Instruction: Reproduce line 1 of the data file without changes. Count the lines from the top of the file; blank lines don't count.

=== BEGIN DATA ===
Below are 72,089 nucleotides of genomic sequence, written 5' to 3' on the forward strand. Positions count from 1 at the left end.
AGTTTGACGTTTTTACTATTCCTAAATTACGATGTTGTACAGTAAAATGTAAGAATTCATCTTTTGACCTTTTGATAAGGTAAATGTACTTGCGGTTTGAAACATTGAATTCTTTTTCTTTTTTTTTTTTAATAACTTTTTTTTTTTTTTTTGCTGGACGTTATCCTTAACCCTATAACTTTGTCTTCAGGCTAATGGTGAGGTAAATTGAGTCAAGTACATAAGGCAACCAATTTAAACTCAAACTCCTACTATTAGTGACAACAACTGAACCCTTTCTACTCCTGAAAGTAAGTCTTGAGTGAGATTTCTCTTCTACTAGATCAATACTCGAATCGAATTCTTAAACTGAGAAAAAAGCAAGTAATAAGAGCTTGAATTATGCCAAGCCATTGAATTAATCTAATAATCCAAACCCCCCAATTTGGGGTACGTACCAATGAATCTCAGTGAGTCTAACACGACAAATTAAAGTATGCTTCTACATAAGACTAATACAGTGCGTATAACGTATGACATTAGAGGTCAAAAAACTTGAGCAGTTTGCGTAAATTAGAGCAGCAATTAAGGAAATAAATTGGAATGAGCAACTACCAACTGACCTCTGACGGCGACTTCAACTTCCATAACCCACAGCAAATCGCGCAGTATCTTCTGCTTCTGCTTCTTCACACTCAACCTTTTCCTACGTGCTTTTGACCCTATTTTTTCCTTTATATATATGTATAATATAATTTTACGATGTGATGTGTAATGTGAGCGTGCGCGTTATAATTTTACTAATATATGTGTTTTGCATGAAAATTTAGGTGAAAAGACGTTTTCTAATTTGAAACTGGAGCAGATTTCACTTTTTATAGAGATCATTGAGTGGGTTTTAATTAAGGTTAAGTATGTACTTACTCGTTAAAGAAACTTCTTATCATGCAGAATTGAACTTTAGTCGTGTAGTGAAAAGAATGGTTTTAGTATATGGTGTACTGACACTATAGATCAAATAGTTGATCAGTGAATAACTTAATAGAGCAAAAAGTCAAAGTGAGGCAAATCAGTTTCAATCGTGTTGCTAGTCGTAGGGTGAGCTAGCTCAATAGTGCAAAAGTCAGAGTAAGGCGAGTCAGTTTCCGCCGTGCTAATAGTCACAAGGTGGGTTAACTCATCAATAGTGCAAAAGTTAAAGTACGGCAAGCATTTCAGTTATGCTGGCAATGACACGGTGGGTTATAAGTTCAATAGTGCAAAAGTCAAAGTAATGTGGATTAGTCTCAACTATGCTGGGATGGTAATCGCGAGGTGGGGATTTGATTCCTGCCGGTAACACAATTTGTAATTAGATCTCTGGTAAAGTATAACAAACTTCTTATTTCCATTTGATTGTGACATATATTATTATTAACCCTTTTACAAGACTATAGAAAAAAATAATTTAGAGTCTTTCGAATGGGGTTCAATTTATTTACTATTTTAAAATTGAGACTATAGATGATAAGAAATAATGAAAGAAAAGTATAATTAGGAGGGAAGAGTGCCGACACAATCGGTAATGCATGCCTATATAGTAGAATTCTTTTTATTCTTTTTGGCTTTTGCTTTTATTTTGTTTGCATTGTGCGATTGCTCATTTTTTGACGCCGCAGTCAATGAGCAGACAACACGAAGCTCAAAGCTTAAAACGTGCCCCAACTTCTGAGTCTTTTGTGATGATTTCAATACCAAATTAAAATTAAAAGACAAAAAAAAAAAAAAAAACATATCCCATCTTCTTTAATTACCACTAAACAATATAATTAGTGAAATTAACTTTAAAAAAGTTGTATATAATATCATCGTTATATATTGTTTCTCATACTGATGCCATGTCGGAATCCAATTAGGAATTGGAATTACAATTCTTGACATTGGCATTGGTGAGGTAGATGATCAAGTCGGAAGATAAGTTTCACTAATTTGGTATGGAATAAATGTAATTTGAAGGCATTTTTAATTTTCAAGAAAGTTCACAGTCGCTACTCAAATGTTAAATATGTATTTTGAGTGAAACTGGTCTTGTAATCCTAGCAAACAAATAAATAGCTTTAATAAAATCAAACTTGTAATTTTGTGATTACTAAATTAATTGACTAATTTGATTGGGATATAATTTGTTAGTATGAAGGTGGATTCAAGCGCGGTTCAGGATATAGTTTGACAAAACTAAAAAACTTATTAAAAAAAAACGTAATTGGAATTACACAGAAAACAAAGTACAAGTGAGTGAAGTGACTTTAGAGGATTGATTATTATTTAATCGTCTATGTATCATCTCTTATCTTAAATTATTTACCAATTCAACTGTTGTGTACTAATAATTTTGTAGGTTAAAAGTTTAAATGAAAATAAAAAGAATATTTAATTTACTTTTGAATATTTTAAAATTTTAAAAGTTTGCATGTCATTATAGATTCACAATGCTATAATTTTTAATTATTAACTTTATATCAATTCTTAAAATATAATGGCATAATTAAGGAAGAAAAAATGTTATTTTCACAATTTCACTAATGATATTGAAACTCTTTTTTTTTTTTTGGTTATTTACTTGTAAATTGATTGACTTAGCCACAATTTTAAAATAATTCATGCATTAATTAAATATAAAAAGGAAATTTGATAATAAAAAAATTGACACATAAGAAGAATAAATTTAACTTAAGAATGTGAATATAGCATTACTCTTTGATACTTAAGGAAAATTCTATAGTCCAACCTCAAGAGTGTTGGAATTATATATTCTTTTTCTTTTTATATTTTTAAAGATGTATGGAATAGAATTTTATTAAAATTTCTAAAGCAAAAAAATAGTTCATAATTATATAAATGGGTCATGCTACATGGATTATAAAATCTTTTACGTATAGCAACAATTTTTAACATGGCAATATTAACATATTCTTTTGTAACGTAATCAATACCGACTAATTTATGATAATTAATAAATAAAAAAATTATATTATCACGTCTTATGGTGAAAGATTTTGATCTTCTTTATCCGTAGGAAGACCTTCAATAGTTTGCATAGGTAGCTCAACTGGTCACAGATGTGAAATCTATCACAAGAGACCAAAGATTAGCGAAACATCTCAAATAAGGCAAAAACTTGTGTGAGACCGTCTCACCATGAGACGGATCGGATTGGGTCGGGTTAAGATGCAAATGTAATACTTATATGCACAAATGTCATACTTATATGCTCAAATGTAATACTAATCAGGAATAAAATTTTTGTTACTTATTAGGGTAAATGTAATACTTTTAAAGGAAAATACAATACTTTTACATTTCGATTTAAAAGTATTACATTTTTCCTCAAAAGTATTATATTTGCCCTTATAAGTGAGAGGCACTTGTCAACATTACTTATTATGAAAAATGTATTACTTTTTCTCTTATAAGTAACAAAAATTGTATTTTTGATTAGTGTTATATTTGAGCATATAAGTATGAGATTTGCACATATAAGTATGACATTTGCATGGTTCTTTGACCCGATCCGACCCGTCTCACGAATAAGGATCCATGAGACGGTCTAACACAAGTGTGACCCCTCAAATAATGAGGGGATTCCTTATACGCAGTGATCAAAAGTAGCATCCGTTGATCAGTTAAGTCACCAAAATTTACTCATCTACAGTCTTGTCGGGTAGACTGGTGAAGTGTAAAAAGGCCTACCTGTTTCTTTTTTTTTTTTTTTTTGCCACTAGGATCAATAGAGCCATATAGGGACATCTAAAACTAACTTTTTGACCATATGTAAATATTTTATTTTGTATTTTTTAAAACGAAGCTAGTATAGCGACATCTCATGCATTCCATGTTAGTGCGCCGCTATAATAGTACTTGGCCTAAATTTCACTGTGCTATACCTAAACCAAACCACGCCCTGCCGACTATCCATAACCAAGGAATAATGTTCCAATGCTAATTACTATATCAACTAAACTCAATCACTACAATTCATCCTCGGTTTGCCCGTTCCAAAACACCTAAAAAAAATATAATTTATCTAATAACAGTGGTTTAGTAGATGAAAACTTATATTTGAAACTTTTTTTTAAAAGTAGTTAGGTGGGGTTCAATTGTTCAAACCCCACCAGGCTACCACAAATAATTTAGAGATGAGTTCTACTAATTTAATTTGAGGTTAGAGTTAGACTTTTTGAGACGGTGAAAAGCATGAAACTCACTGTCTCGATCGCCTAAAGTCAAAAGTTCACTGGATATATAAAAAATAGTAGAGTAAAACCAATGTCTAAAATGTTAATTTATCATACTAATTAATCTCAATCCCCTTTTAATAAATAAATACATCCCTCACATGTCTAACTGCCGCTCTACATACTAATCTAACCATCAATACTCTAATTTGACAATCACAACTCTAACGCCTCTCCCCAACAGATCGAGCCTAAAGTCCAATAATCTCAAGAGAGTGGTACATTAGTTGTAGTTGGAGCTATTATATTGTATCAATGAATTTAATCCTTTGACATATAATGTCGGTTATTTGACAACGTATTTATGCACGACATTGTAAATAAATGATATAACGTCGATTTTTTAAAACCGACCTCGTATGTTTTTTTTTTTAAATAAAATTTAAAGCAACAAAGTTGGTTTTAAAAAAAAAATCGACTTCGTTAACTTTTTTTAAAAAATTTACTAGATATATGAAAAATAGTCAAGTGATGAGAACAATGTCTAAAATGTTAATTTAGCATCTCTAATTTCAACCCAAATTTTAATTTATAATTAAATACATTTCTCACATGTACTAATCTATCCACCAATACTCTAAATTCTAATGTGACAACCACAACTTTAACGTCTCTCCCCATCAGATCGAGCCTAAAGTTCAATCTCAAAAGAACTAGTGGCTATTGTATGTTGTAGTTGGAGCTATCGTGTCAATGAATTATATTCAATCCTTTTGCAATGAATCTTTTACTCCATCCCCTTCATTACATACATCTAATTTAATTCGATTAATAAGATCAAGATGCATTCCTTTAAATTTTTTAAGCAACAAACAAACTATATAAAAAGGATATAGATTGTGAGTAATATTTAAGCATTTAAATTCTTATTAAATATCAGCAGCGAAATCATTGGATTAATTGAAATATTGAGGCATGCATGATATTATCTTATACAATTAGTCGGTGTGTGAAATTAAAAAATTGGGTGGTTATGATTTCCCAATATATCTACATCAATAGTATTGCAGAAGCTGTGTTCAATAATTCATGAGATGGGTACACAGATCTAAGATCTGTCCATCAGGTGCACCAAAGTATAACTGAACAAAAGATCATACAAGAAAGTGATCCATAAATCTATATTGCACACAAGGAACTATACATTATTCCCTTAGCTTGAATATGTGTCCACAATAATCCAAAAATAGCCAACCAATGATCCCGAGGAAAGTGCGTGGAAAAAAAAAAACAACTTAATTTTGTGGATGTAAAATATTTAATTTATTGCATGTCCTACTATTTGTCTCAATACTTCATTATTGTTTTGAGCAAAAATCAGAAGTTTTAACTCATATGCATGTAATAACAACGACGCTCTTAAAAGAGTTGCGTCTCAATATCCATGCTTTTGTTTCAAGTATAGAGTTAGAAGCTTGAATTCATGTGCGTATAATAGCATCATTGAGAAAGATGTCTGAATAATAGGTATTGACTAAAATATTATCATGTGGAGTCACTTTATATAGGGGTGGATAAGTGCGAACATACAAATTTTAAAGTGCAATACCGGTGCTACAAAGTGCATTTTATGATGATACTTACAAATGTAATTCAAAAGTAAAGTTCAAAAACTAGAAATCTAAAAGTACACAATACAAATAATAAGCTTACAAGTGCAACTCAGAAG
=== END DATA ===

Below are 72,089 nucleotides of genomic sequence, written 5' to 3' on the forward strand. Positions count from 1 at the left end.